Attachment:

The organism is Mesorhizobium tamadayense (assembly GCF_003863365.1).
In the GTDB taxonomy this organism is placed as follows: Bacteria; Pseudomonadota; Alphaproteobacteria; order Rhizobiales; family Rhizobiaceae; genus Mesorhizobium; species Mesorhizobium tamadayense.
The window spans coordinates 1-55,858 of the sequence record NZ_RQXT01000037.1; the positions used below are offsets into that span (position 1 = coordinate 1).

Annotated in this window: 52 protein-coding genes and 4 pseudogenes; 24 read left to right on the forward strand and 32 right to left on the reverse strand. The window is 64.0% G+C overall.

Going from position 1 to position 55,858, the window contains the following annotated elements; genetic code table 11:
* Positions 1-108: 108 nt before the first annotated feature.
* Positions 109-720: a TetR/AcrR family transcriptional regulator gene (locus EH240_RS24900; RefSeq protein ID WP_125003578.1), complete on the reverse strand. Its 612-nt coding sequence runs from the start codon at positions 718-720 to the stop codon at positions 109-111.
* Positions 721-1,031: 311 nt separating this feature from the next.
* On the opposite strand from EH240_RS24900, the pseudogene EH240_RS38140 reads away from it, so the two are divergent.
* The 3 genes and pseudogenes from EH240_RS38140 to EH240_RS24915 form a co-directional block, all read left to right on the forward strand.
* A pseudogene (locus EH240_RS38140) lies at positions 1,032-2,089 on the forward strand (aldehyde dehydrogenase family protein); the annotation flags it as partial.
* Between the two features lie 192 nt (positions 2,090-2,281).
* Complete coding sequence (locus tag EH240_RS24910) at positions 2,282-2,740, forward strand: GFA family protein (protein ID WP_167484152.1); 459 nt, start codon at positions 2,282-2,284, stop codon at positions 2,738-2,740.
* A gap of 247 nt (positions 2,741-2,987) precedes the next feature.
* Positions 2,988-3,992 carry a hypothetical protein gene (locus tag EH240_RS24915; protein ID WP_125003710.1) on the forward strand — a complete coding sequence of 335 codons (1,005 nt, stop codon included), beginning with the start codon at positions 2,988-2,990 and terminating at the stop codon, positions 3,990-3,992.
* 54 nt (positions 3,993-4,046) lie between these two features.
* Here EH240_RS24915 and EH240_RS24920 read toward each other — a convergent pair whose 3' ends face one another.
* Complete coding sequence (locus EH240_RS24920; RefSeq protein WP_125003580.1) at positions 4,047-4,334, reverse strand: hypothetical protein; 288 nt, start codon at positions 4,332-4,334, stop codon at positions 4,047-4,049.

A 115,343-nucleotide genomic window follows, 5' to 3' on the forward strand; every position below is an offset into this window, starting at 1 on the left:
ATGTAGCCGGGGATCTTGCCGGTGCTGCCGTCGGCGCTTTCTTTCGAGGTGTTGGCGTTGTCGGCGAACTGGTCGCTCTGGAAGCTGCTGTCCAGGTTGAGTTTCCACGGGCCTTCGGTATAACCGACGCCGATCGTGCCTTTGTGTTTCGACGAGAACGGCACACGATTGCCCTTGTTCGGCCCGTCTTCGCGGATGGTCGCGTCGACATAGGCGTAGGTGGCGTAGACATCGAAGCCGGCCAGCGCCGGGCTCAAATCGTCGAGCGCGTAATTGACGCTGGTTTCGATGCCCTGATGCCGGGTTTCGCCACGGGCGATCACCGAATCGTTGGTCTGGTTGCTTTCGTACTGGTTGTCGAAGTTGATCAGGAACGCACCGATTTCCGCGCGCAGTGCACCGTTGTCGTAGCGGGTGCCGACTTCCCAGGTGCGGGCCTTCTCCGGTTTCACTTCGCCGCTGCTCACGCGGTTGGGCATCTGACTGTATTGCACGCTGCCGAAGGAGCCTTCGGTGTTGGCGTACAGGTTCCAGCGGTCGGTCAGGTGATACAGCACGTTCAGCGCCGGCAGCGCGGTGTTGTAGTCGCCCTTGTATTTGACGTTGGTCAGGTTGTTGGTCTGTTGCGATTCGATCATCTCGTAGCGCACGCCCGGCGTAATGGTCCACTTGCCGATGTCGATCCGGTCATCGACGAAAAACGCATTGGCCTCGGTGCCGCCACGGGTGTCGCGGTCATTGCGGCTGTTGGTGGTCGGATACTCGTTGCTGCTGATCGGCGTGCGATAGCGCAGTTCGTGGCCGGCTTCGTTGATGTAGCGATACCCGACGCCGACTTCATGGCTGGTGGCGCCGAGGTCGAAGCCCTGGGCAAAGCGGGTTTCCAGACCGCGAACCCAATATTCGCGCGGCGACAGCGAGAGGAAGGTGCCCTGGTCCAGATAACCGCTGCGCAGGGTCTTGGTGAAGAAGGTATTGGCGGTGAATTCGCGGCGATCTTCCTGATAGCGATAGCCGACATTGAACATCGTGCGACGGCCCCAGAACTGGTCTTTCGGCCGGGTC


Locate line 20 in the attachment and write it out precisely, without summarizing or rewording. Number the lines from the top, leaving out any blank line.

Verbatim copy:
ATGTAGCCGGGGATCTTGCCGGTGCTGCCGTCGGCGCTTTCTTTCGAGGTGTTGGCGTTGTCGGCGAACTGGTCGCTCTGGAAGCTGCTGTCCAGGTTGAGTTTCCACGGGCCTTCGGTATAACCGACGCCGATCGTGCCTTTGTGTTTCGACGAGAACGGCACACGATTGCCCTTGTTCGGCCCGTCTTCGCGGATGGTCGCGTCGACATAGGCGTAGGTGGCGTAGACATCGAAGCCGGCCAGCGCCGGGCTCAAATCGTCGAGCGCGTAATTGACGCTGGTTTCGATGCCCTGATGCCGGGTTTCGCCACGGGCGATCACCGAATCGTTGGTCTGGTTGCTTTCGTACTGGTTGTCGAAGTTGATCAGGAACGCACCGATTTCCGCGCGCAGTGCACCGTTGTCGTAGCGGGTGCCGACTTCCCAGGTGCGGGCCTTCTCCGGTTTCACTTCGCCGCTGCTCACGCGGTTGGGCATCTGACTGTATTGCACGCTGCCGAAGGAGCCTTCGGTGTTGGCGTACAGGTTCCAGCGGTCGGTCAGGTGATACAGCACGTTCAGCGCCGGCAGCGCGGTGTTGTAGTCGCCCTTGTATTTGACGTTGGTCAGGTTGTTGGTCTGTTGCGATTCGATCATCTCGTAGCGCACGCCCGGCGTAATGGTCCACTTGCCGATGTCGATCCGGTCATCGACGAAAAACGCATTGGCCTCGGTGCCGCCACGGGTGTCGCGGTCATTGCGGCTGTTGGTGGTCGGATACTCGTTGCTGCTGATCGGCGTGCGATAGCGCAGTTCGTGGCCGGCTTCGTTGATGTAGCGATACCCGACGCCGACTTCATGGCTGGTGGCGCCGAGGTCGAAGCCCTGGGCAAAGCGGGTTTCCAGACCGCGAACCCAATATTCGCGCGGCGACAGCGAGAGGAAGGTGCCCTGGTCCAGATAACCGCTGCGCAGGGTCTTGGTGAAGAAGGTATTGGCGGTGAATTCGCGGCGATCTTCCTGATAGCGATAGCCGACATTGAACATCGTGCGACGGCCCCAGAACTGGTCTTTCGGCCGGGTC